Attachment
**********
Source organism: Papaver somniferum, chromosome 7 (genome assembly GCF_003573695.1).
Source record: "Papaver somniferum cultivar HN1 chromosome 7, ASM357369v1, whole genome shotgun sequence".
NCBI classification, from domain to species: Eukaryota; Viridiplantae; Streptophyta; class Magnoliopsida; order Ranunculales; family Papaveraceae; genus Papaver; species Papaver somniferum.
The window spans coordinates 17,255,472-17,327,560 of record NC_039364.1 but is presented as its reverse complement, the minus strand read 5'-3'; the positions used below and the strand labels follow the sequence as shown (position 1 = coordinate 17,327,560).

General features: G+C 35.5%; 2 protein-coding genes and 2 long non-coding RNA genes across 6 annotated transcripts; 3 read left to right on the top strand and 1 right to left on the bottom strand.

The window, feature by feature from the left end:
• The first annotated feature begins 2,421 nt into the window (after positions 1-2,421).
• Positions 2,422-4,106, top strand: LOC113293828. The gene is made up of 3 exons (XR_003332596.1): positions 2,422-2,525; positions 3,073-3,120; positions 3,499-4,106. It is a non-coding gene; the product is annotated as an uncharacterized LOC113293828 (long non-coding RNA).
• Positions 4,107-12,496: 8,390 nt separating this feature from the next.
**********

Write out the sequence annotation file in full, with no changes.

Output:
Source organism: Papaver somniferum, chromosome 7 (genome assembly GCF_003573695.1).
Source record: "Papaver somniferum cultivar HN1 chromosome 7, ASM357369v1, whole genome shotgun sequence".
NCBI classification, from domain to species: Eukaryota; Viridiplantae; Streptophyta; class Magnoliopsida; order Ranunculales; family Papaveraceae; genus Papaver; species Papaver somniferum.
The window spans coordinates 17,255,472-17,327,560 of record NC_039364.1 but is presented as its reverse complement, the minus strand read 5'-3'; the positions used below and the strand labels follow the sequence as shown (position 1 = coordinate 17,327,560).

General features: G+C 35.5%; 2 protein-coding genes and 2 long non-coding RNA genes across 6 annotated transcripts; 3 read left to right on the top strand and 1 right to left on the bottom strand.

The window, feature by feature from the left end:
• The first annotated feature begins 2,421 nt into the window (after positions 1-2,421).
• Positions 2,422-4,106, top strand: LOC113293828. The gene is made up of 3 exons (XR_003332596.1): positions 2,422-2,525; positions 3,073-3,120; positions 3,499-4,106. It is a non-coding gene; the product is annotated as an uncharacterized LOC113293828 (long non-coding RNA).
• Positions 4,107-12,496: 8,390 nt separating this feature from the next.